The study of phytolith carbon-14 and morphological characteristics, by Prof. LU Houyuan's laboratory at the Institute of Geology and Geophysics of the Chinese Academy of Sciences, suggests that rice domestication may have begun at Shangshan in the lower reaches of the Yangtze River in China during the beginning of the Holocene.

Genomics tracks migration from lost empires to modern cities

Sun, 28 May 17 00:08:40 -0700

New genomic tools are enabling researchers to overturn long-held beliefs about the origins of populations. Until recently, assumptions about origins were based on where people were buried, but this does not take into account the migrations that scientists now know took place thousands of years ago.

GIS -- a powerful tool to be used with caution

Thu, 18 May 17 00:13:20 -0700

A recent study, published in Open Archaeology, provides a new perspective on the severe impacts of escalating climate change on the heritage resources of Canadian Arctic. Referring to the application of Geographic Information System analytical methods in assessing the threat of shoreline erosion to archaeological sites, it details steps taken to review the quality of the GIS model in light of a discrepancy with rates observed during actual survey visits.

A portable measuring device to detect optimum ripeness in tomatoes

Tue, 09 May 17 00:00:40 -0700

Tomatoes ripen in various phases in which the colour of the fruit undergoes changes. A piece of research by the UPV/EHU's Department of Analytical Chemistry has used a portable Raman spectrometer, an instrument widely used in other fields such as analyzing works of art, to monitor tomatoes. By using this mobile measuring device that analyses the molecular composition of the fruit, the producer can monitor tomatoes in situ and find out when they have reached their point of optimum ripeness.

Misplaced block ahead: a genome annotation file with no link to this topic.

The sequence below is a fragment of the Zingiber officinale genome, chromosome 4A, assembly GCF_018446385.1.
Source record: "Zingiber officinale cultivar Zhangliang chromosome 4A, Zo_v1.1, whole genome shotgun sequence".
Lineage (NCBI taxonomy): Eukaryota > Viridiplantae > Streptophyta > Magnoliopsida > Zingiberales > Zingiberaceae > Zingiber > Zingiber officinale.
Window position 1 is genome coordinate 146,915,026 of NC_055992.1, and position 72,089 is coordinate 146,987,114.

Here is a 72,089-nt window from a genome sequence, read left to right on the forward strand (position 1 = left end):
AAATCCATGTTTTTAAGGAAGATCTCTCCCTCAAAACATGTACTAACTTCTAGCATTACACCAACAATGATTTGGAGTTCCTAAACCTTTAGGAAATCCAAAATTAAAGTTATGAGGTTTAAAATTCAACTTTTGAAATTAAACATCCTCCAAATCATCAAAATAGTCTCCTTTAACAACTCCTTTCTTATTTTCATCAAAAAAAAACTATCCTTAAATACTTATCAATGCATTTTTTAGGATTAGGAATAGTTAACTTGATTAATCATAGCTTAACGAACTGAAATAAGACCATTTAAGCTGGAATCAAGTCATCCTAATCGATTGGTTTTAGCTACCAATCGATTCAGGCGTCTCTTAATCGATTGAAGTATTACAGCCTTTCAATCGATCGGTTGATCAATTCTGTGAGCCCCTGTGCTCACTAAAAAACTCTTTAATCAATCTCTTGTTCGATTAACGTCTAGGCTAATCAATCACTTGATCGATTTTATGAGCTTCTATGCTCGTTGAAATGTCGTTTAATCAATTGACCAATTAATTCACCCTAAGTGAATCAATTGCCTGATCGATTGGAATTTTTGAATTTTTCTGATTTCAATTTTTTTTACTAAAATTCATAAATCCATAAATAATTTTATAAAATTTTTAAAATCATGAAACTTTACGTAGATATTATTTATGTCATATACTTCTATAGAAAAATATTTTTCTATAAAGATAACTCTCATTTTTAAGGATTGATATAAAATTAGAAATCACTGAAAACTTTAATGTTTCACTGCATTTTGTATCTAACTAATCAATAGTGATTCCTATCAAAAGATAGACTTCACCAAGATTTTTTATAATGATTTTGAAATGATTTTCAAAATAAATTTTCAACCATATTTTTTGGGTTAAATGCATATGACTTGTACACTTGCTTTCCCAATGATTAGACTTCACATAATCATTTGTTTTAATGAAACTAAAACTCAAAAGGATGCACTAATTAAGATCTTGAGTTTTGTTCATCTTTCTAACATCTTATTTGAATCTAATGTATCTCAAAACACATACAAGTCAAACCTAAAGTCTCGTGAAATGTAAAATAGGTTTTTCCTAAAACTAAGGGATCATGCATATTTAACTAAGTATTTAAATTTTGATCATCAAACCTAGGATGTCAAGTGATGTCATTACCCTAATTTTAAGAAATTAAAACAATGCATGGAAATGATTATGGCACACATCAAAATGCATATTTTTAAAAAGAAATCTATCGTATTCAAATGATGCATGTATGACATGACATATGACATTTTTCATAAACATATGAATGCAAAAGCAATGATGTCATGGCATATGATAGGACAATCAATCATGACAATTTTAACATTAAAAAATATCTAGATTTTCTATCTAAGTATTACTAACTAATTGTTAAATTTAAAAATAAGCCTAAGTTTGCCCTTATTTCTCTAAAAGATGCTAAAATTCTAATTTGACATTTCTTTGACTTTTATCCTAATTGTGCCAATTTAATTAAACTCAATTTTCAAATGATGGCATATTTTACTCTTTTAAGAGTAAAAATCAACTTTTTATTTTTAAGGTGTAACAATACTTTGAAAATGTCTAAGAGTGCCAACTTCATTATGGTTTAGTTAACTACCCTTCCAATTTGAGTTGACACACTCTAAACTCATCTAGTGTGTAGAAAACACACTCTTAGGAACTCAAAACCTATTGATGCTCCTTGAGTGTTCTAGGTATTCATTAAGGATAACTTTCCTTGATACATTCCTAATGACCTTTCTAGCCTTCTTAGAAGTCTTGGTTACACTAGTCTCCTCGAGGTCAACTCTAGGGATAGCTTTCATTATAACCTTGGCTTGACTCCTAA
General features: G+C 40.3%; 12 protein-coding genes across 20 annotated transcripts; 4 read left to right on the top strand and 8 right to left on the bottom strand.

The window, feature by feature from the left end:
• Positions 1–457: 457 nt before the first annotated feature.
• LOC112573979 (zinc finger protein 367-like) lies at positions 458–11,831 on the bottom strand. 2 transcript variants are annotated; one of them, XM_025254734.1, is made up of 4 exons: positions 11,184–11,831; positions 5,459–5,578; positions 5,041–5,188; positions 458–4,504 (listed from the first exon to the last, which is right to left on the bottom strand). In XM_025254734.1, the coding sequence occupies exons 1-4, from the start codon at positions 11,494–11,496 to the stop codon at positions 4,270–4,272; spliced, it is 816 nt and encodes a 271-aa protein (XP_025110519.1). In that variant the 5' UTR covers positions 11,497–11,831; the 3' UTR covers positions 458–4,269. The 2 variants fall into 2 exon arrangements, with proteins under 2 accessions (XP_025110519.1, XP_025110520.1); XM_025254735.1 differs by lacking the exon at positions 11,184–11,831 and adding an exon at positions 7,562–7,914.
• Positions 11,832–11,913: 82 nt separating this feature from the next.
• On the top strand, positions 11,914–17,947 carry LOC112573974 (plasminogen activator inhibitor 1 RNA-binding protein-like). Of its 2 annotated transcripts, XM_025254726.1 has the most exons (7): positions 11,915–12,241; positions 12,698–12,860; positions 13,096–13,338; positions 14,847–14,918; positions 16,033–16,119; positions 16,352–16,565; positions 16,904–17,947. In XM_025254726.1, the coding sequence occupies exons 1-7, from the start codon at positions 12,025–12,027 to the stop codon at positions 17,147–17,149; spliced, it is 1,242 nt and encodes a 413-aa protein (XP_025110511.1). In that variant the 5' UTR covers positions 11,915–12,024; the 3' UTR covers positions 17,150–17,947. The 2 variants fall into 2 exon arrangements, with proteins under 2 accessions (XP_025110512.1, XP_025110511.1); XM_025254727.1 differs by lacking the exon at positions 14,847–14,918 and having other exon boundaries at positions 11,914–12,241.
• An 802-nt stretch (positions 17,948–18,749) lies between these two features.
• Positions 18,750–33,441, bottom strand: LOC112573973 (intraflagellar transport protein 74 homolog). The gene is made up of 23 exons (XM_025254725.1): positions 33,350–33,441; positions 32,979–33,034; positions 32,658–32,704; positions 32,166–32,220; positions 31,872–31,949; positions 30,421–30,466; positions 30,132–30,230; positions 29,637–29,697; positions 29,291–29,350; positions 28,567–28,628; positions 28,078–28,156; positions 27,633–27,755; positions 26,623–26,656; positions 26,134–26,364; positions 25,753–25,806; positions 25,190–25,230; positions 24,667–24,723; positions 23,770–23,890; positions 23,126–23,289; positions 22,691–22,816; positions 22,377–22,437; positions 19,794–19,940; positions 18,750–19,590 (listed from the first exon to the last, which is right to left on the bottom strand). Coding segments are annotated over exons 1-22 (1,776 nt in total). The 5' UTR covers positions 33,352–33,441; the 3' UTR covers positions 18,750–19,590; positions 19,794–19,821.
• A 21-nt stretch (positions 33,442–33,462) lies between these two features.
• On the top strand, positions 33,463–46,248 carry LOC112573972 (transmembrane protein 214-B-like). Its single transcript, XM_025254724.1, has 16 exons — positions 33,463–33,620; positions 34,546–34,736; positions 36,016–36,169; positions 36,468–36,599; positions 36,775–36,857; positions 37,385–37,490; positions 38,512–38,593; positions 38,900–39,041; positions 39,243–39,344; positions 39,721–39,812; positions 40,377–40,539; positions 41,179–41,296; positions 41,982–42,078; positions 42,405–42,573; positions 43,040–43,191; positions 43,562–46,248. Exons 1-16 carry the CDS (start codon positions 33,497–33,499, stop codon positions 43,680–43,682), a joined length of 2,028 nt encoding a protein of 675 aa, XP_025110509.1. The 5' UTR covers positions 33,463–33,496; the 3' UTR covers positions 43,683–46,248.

A first-ever find in Egypt: A funeral garden known of until now only through

Thu, 04 May 17 00:01:00 -0700

The Djehuty Project, led by research professor, José Manuel Galán, from the Spanish National Research Council (CSIC), has discovered a 4,000-year-old funerary garden- the first such garden ever to be found- on the Dra Abu el-Naga hill in Luxor, Egypt. The discovery comes during the 16th year of archaeological excavations which are sponsored this year by Técnicas Reunidas and Indra.

Study could provide first clues about the social lives of extinct human relatives

Wed, 03 May 17 00:09:30 -0700

A new study from The Australian National University (ANU) of the bony head-crests of male gorillas could provide some of the first clues about the social structures of our extinct human relatives, including how they chose their sexual partners.

DNA from extinct humans discovered in cave sediments